Conservatives are blowing their opportunity to remake education


Conservatives are missing a vital opportunity to remake American education. For the first time in our history, millions of schoolchildren will not have a public school to attend in the fall. Warranted or not, coronavirus fears present conservatives with an opportunity to offer an alternative to traditional public-school education, but they have yet to propose one.

For more than half a century, conservatives have been waging a war against the American educational system. To their credit, they have a point. In most states, it costs far more to send a child to a public school than to a private school. Activist teachers indoctrinate children to hate their country and its history; prayer is out of the classroom. The powerful teachers’ unions are, in many cases, a political arm of the Democratic Party in most cities. Not to mention that children who attend private or some charter schools, or who home-school, typically perform better in standardized testing and are more prepared for college than their peers in public schools.

Conservatives have spent decades trying to support alternatives to public school with some success. According to the National Center of Education Statistics, the number of children enrolled in either private schools, charter schools or home-schooling increased to 10.5 million in 2016, up from 7.7 million in 1999. The number, while increasing substantially, still pales in comparison to the 47.3 million children who attend public schools.

As devastating as the coronavirus has been to the wealth and wellbeing of Americans, it has offered a valuable opportunity for conservatives to move a number of children out of the public school system permanently.

Republican governors and mayors could have enacted substantial reforms by offering financial incentives to parents to home-school their children during the pandemic. Taking funds from states’ or cities’ education budgets, and redirecting them to parents, could have been a positive change that voters might accept, especially given that most want schools to remain closed, according to a poll by the Washington Post. Sending direct funds to families also would help alleviate some of their financial pressures, especially when many must choose between going to work and sending their children to school.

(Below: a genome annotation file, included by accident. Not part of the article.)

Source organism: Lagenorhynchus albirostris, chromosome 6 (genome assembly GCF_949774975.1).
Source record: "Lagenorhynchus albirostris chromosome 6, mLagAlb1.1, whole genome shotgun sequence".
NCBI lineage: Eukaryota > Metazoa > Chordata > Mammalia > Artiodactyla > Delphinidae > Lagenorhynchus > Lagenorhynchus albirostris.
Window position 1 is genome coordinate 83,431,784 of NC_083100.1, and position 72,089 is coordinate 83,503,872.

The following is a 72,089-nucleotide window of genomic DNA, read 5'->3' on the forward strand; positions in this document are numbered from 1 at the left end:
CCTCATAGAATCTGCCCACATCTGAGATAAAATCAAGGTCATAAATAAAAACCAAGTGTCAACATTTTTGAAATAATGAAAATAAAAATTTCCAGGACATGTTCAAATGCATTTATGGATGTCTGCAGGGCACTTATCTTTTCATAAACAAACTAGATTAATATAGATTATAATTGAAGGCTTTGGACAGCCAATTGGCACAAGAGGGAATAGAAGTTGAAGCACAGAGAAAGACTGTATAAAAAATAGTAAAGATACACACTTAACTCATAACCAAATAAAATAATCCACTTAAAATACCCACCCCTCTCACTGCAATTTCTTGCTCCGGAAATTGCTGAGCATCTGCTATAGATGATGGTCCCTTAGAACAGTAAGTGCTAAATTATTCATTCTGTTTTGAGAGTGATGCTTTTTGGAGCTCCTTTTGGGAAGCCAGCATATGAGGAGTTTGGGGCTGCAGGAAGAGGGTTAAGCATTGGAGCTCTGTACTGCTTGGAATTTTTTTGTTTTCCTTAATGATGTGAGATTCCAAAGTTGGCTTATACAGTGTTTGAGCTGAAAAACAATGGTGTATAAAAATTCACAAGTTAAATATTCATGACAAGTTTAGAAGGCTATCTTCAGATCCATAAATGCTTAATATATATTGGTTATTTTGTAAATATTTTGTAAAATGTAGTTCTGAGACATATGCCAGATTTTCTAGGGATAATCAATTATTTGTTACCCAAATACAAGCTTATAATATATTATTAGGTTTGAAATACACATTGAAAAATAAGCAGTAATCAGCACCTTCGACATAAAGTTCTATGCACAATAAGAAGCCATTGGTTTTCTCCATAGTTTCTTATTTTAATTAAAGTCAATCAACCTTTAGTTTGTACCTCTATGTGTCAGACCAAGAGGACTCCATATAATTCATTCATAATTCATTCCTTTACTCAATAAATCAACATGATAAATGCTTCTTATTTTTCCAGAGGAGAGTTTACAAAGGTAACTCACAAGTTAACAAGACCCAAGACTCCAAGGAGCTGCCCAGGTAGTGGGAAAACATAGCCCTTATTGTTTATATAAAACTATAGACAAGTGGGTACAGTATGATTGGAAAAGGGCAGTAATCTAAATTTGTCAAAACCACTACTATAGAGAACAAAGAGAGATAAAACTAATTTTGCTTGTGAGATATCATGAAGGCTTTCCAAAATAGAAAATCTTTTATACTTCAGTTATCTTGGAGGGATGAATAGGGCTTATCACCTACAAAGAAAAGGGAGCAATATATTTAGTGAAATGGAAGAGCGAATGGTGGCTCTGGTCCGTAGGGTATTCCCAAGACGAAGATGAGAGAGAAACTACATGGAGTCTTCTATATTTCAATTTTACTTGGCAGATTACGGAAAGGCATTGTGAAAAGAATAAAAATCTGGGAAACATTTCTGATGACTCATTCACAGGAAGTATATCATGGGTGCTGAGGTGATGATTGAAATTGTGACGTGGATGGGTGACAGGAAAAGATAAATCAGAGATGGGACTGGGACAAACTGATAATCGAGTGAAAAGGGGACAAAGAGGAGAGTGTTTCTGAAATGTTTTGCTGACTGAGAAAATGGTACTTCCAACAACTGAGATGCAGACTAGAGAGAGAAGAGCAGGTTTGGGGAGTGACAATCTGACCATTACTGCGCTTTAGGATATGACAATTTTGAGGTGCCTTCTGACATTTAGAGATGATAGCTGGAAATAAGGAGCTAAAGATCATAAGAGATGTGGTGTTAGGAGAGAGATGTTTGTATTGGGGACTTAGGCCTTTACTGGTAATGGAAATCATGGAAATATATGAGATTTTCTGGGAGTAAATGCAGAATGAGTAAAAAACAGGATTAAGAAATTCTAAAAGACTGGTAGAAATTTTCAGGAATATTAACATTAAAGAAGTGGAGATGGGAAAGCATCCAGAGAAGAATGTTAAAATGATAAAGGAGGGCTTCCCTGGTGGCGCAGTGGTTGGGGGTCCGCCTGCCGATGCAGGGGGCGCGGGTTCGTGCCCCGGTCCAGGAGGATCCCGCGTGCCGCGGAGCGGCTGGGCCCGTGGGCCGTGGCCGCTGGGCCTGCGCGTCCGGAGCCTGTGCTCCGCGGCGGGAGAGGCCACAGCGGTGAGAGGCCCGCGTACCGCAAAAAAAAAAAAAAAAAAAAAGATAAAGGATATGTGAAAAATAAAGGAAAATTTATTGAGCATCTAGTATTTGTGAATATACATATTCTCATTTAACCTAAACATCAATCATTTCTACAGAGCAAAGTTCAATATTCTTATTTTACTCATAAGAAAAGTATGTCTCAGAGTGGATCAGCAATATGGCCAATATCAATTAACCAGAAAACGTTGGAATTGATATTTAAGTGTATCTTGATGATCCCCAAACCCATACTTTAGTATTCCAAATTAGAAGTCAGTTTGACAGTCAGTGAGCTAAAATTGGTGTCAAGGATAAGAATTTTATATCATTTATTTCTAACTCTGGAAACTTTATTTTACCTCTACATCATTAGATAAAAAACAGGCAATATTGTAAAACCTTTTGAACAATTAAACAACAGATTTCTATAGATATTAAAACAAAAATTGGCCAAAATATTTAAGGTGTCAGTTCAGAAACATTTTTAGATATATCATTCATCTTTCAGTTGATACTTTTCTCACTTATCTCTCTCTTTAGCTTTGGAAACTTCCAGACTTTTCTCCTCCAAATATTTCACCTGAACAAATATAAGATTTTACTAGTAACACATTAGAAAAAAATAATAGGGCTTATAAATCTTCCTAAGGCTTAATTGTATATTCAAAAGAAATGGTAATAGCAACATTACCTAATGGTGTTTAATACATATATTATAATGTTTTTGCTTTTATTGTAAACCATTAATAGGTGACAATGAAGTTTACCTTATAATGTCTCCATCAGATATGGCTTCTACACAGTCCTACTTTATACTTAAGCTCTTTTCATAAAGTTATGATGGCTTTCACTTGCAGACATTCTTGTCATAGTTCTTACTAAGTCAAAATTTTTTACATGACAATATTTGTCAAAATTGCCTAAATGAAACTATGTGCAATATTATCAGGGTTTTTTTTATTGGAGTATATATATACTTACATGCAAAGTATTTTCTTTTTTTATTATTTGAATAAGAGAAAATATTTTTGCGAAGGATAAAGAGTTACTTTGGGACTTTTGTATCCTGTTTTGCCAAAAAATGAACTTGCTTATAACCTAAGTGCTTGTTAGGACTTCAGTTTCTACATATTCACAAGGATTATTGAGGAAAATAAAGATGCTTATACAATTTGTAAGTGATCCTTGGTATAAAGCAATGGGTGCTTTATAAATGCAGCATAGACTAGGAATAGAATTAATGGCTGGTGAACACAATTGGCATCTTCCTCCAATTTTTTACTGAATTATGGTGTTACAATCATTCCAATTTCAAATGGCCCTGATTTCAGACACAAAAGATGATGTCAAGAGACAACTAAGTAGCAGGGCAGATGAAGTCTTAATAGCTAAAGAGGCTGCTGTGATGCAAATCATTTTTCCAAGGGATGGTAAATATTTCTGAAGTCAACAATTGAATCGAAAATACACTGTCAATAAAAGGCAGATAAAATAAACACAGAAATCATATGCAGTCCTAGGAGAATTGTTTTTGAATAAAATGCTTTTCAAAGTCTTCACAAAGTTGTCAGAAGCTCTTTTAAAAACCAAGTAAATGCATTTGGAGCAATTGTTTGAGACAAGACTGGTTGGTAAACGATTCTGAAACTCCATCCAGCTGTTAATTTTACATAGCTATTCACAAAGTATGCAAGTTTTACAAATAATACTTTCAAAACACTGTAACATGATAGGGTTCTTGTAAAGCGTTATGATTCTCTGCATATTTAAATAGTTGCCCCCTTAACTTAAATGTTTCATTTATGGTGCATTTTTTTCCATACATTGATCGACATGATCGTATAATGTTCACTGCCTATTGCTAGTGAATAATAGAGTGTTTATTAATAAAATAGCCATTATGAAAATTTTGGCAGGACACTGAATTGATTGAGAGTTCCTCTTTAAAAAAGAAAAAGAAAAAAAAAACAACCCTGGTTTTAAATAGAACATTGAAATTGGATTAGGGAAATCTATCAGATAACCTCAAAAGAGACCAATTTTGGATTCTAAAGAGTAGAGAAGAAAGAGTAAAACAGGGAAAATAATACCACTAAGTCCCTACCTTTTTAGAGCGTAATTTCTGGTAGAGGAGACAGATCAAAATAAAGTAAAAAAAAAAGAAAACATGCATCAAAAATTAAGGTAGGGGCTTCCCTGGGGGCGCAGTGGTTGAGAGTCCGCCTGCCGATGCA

For instance, if a state were to allocate funds normally used for reasons other than teachers’ and administrators’ salaries and benefits, it would result in thousands of dollars being sent back to working- and middle-class families. According to the U.S. Census, that would be around $4,700 per pupil in Ohio, or nearly $5,500 per pupil in Pennsylvania. If a parent has more than one child, they would receive a larger amount. A family with three children in a Pennsylvania public school would receive about $16,500 to home-school. This would certainly help offset the costs that parents feel as they try to juggle working with remote learning.

Regardless of receiving a financial incentive, many parents are choosing to home-school their children during the coronavirus pandemic. Home-school applications are on the rise nationwide, and conservatives should use the opportunity to get involved in the curriculum that parents are being offered.

This is the time when conservative institutions should be pressing parents to teach their children about classics, literature and a perspective on history that doesn’t teach them that the American system of government is inherently evil. Places such as Hillsdale College already offer some form of K-12 classical education, but it’s time that conservative legislators offer that kind of teaching as a widespread alternative to home-schooling parents.

For too long, Republicans assumed that if they just relied on the free market, parents would pick a more conservative education for their children. But that isn’t always the case. Conservatives can use the state to incentivize parents to pursue this type of education and impress upon children the values that we take for granted. 

The coronavirus pandemic may have destroyed many things, but the opportunity to rebuild and create a more conservative future is out there. Simply reopening the public schools isn’t the answer. 

Ryan Girdusky is a veteran strategist of New York City and national political campaigns and the author of They’re Not Listening: How the Elites Created the National Populist Revolution” (June 2020).

Tags Alternative education Charter schools in the United States coronavirus Education in the United States Independent school School choice School voucher

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